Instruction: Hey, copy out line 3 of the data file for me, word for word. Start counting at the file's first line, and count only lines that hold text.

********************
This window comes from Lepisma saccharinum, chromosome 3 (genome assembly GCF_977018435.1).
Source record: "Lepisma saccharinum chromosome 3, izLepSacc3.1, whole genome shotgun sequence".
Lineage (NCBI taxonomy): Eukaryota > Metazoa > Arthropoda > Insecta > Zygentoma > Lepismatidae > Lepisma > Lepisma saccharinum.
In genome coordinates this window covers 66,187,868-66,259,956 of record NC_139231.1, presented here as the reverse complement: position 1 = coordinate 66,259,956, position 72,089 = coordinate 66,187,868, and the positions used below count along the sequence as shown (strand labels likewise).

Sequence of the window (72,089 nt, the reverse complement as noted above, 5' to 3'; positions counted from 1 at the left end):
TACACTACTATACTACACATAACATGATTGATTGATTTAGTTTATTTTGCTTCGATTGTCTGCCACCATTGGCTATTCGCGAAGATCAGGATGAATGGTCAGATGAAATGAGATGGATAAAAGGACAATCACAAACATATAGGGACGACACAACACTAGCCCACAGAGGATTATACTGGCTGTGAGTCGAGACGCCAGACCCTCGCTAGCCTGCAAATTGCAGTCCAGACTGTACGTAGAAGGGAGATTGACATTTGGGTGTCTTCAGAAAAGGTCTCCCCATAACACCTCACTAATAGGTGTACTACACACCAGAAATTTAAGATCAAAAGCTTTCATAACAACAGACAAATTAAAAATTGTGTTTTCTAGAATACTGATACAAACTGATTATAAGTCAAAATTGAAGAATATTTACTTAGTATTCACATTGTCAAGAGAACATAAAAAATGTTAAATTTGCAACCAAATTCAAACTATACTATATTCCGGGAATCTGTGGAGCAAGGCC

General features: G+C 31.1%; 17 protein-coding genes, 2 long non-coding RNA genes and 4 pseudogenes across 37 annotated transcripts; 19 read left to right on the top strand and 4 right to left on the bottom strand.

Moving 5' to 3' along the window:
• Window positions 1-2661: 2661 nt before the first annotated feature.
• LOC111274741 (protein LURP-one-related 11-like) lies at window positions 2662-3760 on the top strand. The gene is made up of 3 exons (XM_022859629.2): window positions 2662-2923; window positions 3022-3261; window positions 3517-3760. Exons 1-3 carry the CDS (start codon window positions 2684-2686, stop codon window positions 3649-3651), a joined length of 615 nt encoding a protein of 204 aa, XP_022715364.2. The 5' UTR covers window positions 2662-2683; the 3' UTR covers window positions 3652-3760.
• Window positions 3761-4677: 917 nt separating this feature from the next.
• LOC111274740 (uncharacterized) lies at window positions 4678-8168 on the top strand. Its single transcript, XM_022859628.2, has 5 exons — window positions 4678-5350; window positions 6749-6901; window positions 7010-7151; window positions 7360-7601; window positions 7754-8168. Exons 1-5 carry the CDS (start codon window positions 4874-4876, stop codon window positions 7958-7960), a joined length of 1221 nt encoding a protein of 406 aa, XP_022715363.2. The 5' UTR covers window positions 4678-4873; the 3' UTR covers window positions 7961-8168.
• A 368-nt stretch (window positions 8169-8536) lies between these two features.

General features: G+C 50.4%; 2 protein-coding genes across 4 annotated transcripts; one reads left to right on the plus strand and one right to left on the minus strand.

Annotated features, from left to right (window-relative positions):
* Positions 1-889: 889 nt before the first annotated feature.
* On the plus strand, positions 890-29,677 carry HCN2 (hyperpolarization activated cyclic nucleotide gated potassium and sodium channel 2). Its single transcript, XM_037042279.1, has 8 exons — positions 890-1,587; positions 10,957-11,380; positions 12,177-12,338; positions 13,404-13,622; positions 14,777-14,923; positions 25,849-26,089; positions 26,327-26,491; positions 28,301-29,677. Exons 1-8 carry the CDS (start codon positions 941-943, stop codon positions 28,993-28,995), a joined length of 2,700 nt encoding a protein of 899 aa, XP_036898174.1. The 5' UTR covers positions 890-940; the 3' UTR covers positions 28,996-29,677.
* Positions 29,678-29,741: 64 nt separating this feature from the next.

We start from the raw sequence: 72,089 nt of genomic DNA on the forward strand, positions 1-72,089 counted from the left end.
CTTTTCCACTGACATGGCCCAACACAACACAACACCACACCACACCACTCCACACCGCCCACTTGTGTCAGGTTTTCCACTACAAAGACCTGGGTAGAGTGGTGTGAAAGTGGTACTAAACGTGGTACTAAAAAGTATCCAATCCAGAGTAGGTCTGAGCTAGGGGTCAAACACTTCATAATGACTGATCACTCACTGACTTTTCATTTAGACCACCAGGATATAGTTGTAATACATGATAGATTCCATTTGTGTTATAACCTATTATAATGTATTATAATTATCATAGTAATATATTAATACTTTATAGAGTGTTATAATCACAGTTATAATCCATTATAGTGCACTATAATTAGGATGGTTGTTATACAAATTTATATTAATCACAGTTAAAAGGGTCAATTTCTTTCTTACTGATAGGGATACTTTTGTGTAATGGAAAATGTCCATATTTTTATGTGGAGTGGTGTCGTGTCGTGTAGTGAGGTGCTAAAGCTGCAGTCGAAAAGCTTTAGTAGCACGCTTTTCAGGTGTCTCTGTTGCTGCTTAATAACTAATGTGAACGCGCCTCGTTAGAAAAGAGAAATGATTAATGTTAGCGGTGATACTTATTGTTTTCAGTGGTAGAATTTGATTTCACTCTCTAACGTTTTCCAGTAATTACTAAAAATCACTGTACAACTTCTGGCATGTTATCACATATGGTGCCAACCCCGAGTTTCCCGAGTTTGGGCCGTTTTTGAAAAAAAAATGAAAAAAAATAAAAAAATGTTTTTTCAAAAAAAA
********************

Lineage (NCBI taxonomy): Eukaryota > Metazoa > Arthropoda > Insecta > Zygentoma > Lepismatidae > Lepisma > Lepisma saccharinum.